January is one of the Grand Sumo Tournaments, and for our final day in Tokyo before flying back to Osaka we decided to spend the day watching the Sumo.
You can pre book tickets; however, we just bought the tickets on the day which were for the very back row and were 2100 yen for the cheapest seats. The morning when all of the low level or non ranking fighters fight had basically no one present – it was completely deserted! After a while we went for a walk and food (you can exit and then re enter only once) before coming back afterwards to eat a delicious lunch of chyanko nabe – the food of sumo champions – and watch the higher ranking fights.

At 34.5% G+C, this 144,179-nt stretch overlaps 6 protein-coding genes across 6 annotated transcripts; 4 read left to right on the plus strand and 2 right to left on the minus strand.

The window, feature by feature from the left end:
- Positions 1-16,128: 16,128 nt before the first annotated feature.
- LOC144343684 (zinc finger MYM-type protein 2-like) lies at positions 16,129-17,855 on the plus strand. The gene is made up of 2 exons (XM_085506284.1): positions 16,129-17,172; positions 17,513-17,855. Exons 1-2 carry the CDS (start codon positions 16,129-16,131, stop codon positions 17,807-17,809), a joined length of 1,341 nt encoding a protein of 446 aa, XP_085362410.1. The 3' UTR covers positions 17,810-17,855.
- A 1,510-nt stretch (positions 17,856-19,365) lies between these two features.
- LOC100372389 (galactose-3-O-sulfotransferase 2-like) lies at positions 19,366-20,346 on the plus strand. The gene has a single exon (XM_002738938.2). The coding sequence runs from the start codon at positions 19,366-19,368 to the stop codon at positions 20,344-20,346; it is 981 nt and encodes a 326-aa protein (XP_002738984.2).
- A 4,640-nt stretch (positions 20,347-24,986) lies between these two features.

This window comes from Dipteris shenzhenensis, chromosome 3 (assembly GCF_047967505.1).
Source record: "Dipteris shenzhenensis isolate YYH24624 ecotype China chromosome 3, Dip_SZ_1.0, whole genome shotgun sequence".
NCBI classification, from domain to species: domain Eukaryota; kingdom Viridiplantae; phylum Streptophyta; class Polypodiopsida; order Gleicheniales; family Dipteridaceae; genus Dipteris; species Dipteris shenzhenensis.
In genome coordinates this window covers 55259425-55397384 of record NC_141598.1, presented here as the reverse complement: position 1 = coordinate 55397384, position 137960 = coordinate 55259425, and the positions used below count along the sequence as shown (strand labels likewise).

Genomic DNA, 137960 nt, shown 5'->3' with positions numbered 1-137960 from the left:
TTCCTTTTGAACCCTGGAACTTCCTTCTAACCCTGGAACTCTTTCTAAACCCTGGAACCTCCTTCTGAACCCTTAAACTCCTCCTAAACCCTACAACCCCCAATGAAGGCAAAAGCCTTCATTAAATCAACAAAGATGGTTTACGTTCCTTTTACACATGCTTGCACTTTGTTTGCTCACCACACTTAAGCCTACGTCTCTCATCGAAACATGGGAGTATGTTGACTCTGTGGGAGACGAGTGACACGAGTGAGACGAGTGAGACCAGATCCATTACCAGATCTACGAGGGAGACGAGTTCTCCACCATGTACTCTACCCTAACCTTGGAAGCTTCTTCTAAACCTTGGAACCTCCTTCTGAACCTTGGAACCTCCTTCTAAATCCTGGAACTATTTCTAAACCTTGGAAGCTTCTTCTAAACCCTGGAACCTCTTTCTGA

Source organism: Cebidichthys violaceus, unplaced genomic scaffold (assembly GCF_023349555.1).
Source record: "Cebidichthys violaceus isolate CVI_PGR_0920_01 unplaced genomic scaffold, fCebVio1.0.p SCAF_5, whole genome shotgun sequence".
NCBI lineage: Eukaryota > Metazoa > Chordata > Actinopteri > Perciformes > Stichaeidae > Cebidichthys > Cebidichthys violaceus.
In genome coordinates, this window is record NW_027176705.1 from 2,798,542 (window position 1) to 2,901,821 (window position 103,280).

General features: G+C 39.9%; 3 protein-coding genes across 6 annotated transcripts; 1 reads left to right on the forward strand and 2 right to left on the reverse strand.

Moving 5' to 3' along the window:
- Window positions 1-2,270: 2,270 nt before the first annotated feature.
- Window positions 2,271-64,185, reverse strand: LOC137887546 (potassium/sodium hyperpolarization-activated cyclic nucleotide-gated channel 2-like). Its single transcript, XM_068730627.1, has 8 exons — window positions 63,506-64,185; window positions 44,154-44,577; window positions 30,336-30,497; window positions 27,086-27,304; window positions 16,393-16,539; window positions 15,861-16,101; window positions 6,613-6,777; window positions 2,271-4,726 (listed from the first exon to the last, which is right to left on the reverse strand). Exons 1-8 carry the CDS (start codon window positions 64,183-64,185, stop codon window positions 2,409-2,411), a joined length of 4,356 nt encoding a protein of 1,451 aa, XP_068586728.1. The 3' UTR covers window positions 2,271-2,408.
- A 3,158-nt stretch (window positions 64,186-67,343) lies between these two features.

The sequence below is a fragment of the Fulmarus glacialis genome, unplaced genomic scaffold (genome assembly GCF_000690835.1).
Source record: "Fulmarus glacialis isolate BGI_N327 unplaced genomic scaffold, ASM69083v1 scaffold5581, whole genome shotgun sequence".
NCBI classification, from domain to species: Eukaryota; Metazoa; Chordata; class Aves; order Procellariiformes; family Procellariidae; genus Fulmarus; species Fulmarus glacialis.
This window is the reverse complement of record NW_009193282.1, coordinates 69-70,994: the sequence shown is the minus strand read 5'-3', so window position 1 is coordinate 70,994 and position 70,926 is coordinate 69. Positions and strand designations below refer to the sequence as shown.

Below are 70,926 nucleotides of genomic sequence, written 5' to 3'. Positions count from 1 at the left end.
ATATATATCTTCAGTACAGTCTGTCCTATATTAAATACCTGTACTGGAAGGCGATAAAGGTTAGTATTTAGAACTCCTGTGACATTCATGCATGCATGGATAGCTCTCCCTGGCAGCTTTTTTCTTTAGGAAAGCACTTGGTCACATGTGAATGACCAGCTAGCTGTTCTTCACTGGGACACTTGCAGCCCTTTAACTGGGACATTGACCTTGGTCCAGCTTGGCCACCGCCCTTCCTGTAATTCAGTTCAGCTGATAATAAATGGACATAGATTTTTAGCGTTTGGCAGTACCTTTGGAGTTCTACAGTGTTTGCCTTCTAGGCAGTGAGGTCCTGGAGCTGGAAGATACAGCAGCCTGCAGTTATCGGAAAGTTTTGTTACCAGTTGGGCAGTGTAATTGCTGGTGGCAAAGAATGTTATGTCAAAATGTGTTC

We definitely noticed the difference to the morning when coming back to the Sumo building. There were suddenly a lot of people around, and as we got closer and closer to the highest ranking fighters of the day the stadium was eventually full.
There are a number of rituals with sumo including attempting to intimidate the opponent, the throwing of salt and sing-song method of calling out the next fighters. I personally thought the very old school advertising (using banners) was pretty cool, and you could tell which fights were the popular ones by how many banners were in the advertising! There was a great atmosphere, and if you’re in Tokyo during the grand tournament season I would recommend checking it out.